Agriculture has helped me a lot. This time I eat my own food - I don’t buy. Also I am not depending on UNHCR, like those refugees who are newly arrived. I can sell my own food and buy anything I want. If I want to buy meat I get it from the food which I have sold. That is how the agriculture has effected me. And this time I have bought some goats, that is from the agricultural practice. I think that agriculture is very important.

Wani Joseph


Photographers provided insight into the centrality of agriculture to their lives through their work. Presented here, photographs and text provide a glimpse into their lives in Rhino Camp.

In response to reducing yields due to climate change, farmers support their agricultural practice through additional income generating activities such as selling cooked food at markets, fishing and starting small businesses. Farmers have also formed collectives to complete work more effectively, and start savings groups to safeguard against food shortages during droughts. Work and savings groups are further explored in the community gallery as they bring a range of social benefits, particularly for women.

This was me in my field where I planted cotton. We intercropped it with cassava. In a field you can grow more than one crop. © Jeska Akru (self portrait), February 2018

This was a GADC officer educating the refugees. In the future if they harvest cotton they can see the money they can receive for that cotton. There was weighing of cotton so he can show individuals how much it sells for  © Wani Joseph, February 2018

From garden work alone you can not get a lot. What helped me a lot was when I was doing some business. I would go to town to buy mangos and sell the mangos in the settlement here. The little money I got from the mangos I saved and then bought goats. And then from the goats, I bought cows.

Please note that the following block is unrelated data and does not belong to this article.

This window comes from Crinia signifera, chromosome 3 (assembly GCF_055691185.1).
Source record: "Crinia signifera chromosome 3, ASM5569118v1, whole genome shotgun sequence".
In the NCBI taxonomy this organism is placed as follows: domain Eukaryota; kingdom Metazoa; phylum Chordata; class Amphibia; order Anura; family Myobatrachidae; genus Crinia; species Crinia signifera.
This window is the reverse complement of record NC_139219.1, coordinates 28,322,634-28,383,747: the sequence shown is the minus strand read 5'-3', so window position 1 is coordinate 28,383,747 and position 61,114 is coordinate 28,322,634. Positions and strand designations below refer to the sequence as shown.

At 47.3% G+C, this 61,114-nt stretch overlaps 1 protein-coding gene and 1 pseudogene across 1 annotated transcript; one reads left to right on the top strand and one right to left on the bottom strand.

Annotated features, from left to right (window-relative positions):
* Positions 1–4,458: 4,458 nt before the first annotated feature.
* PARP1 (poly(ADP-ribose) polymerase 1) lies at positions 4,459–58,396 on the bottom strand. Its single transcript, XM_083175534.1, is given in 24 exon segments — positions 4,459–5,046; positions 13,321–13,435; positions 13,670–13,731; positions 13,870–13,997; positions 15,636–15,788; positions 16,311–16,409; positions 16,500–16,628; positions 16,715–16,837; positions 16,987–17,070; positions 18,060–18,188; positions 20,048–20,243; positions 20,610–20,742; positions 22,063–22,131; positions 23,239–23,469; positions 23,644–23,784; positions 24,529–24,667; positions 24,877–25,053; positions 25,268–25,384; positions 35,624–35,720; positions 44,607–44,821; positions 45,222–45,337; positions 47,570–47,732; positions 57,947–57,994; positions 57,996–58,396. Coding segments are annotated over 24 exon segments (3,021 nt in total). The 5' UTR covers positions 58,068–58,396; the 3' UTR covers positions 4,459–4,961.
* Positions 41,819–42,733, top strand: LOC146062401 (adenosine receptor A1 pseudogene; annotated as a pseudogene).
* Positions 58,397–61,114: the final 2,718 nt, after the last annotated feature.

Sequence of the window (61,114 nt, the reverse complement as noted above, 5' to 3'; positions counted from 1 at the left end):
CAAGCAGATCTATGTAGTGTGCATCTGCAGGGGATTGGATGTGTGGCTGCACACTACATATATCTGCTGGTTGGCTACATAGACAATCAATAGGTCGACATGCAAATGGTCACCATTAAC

Mutto Dinya

This is a farming group I belong to. There are 28 people in the group. There are 18 women and 10 men. I like the group a lot. In the group we get work done on time © Rose Akandru, March 2018

Cassava is being processed for food and sale. Here cassava is being dried. Ready for market. © Swabir Ailoni, March 2018

Repairing bicycles is one way of making money. Some people think it is a joke, but in such work you can make a lot of money for your family. So people should like these activities to make money for their home © Mutto Dinya, March 2018

I am cleaning and preparing sorghum © Swabir Ailoni (self portrait), February 2018

This is the neighbours field of bananas. Normally when you have enough of these bananas you will have enough food in your home. You can even sell them to get money for your home. When it is rainy season they are looking well. In the dry season you normally find them not doing well because they need a lot of water © Mutto Dinya, February 2018

My biggest plan is to grow enough crops so that I can get money in order to open a business from which I can get constant income. This would help me at my age, and continue to help my children. Otherwise things will be very hard.

Rose Akandru

I like this photo. Out of garden work you can become rich like this man. From garden work you can work hard and open a business. This is one of my dreams © Grace Candiru, February 2018

This is a group from the camp who normally work together. It is a communal working day to try open a large field in one day © Wani Joseph, February 2018

At the time of my arrival in 1994 most of the nationals were along the Nile fishing. Because that was their source of income. But later when they learned that refugees were growing food crops they are coming here, and we are together. We are sharing everything, functions and funerals, we are together with them. 

Wani Joseph

In Rhino Camp here, fishing is one of the activities people do. It can bring food and money.  After fishing people can sell some and take the rest to the home for eating © Jeska Akru, February 2018

Explore more stories: Click on the link to learn about how the Rhino Camp Community are responding to challenges

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